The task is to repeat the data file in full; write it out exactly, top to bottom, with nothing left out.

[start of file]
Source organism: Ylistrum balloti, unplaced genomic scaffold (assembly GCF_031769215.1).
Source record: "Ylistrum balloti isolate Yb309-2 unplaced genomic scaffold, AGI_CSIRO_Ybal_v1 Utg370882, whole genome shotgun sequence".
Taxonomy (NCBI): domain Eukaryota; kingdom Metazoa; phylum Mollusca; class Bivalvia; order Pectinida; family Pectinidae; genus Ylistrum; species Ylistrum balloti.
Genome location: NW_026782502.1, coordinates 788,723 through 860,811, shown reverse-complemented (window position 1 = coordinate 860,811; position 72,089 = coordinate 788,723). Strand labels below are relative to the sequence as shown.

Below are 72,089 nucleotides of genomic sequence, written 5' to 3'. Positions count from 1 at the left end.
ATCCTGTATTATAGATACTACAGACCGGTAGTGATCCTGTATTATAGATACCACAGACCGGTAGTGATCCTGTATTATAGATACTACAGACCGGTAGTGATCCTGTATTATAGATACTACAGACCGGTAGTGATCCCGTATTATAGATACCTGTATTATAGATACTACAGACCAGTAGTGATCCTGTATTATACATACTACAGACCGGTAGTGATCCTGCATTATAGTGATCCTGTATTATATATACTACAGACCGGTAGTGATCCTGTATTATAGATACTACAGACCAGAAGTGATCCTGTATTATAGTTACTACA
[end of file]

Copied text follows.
Source organism: Ylistrum balloti, unplaced genomic scaffold (assembly GCF_031769215.1).
Source record: "Ylistrum balloti isolate Yb309-2 unplaced genomic scaffold, AGI_CSIRO_Ybal_v1 Utg370882, whole genome shotgun sequence".
Taxonomy (NCBI): domain Eukaryota; kingdom Metazoa; phylum Mollusca; class Bivalvia; order Pectinida; family Pectinidae; genus Ylistrum; species Ylistrum balloti.
Genome location: NW_026782502.1, coordinates 788,723 through 860,811, shown reverse-complemented (window position 1 = coordinate 860,811; position 72,089 = coordinate 788,723). Strand labels below are relative to the sequence as shown.

Below are 72,089 nucleotides of genomic sequence, written 5' to 3'. Positions count from 1 at the left end.
ATCCTGTATTATAGATACTACAGACCGGTAGTGATCCTGTATTATAGATACCACAGACCGGTAGTGATCCTGTATTATAGATACTACAGACCGGTAGTGATCCTGTATTATAGATACTACAGACCGGTAGTGATCCCGTATTATAGATACCTGTATTATAGATACTACAGACCAGTAGTGATCCTGTATTATACATACTACAGACCGGTAGTGATCCTGCATTATAGTGATCCTGTATTATATATACTACAGACCGGTAGTGATCCTGTATTATAGATACTACAGACCAGAAGTGATCCTGTATTATAGTTACTACA